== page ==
Toronto based British-Canadian filmmaker, writer, producer, and distributor Frances-Anne Solomon joins forces with a formidable team of women to tell the story of Claudia Jones. The pivotal role played by the British-Trinidadian journalist and activist Claudia Jones in launching the world’s largest street festival, the Notting Hill Carnival, will be the focus of a new Canada-UK co-production. Solomon’s company CaribbeanTales Media Group will lead the production working in partnership with Nadine Marsh-Edwards’s UK-Based Greenacre Films and Lisa Wickham’s Trinidad and Tobago-based Imagine Media International Limited. Frances-Anne told ALT about the collaboration.“It really is an exciting women led project, I feel like the stars are aligned as it really is the right time for a project like this in different places, in Trinidad they are really excited. I am sure we will get a lot of support. For me it is important for it to be rooted there, for us not to forget she came from Trinidad which is an extraordinary place and where I come from. Many of us roaming the world came from these places, rich small places with huge reach”.
Set in London in 1958 as violent race riots ravaged the country, CLAUDIA tells the story of Jones, a Trinidad-born activist deported to England from McCarthyite USA, who comes up with an ingenious plan to unite Britain’s Black and white working classes.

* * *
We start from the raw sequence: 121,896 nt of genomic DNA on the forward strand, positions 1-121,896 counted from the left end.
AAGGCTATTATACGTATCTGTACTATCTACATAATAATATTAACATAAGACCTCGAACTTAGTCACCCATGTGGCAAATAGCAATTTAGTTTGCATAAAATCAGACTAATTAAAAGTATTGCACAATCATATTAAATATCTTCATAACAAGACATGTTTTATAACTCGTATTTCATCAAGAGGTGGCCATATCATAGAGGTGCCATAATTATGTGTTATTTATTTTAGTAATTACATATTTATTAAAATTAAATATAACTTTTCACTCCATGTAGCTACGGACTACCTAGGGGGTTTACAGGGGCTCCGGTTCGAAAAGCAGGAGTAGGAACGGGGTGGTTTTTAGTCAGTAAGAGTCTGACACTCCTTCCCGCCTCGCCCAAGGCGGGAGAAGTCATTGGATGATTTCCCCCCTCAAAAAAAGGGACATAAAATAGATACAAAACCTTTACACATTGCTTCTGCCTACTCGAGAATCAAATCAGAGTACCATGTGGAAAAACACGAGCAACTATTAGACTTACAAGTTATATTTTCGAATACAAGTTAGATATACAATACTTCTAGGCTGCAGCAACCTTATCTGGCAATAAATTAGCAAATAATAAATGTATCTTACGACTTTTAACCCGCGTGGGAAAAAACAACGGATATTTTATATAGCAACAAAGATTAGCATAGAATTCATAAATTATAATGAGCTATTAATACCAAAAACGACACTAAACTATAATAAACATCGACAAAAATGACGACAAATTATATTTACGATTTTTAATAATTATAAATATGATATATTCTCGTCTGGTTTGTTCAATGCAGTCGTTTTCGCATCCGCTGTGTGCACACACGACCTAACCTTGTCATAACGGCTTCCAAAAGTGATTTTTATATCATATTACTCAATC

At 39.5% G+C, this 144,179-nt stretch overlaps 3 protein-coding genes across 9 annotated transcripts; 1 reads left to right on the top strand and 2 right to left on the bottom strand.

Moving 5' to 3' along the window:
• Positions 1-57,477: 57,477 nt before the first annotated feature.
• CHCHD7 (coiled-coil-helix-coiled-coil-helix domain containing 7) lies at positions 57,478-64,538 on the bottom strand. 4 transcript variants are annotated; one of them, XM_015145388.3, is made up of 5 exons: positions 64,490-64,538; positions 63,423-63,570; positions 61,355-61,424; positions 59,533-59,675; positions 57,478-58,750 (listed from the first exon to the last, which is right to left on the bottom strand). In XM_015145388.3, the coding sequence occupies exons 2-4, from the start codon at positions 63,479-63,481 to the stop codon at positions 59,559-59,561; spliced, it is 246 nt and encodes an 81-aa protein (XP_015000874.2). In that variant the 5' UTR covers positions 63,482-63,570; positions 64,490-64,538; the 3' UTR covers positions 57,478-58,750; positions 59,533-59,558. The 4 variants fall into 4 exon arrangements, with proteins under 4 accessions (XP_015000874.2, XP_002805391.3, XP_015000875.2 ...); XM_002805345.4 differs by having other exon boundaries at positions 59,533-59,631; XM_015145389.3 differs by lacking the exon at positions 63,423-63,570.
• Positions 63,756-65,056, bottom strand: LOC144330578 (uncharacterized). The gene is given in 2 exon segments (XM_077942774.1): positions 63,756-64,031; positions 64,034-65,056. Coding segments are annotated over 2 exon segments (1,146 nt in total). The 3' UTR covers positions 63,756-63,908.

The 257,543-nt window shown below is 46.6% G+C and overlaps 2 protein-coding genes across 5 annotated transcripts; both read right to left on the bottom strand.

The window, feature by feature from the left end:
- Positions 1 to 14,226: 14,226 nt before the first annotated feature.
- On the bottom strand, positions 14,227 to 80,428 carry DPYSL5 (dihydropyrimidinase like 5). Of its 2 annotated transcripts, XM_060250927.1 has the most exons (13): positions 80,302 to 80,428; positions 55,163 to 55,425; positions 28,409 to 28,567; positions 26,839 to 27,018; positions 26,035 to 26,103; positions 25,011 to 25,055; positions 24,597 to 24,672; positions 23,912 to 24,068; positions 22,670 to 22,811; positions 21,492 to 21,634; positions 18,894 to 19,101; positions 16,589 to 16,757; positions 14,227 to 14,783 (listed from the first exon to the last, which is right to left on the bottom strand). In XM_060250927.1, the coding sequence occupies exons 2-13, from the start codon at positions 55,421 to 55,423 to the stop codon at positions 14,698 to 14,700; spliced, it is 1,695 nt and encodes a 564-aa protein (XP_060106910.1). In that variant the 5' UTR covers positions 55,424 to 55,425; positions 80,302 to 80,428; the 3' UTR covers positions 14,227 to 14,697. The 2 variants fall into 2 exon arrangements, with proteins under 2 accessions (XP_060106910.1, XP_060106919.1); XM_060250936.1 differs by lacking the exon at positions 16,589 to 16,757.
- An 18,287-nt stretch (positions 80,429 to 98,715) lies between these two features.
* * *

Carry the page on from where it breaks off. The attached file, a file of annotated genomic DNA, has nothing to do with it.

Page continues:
Who else is involved?
“Greenacre Films is proud to partner with Frances-Anne and CaribbeanTales to tell the story of a remarkable Black woman whose achievements helped to shape the London we live in today,” says Marsh-Edwards, whose many acclaimed productions include Been So Long, starring Michaela Cole.
Joining the team as co-creator and co-writer is British actress, writer and director Adjoa Andoh (Bridgerton, Dr. Who, Invictus) with rising British screenwriter Omari McCarthy, and Jamie Gaetz as Script Executive.
“Claudia’s work promoting women’s rights, Black rights and the rights of the poor and disenfranchised laid the seeds for so much that followed – African and Caribbean independence, civil rights, Pan Africanism and inevitably, today’s Black Lives Matter movement,” adds Adjoa Andoh.
Imagine Media’s CEO Lisa Wickham believes that, “Frances-Anne’s film shines a much-deserved light on a Caribbean-born woman whose rich and beautiful legacy amplifies Black voices and experiences as a whole.
Supported by Telefilm Canada, CLAUDIA is part of the Attagurl (formerly known as Attagirl) program a year-long lab focused on supporting the development and distribution paths of narrative fiction film projects by women and non-binary creatives. Production is expected to take place in the U.K. in 2021/2022. More about CaribbeanTales Media Group here.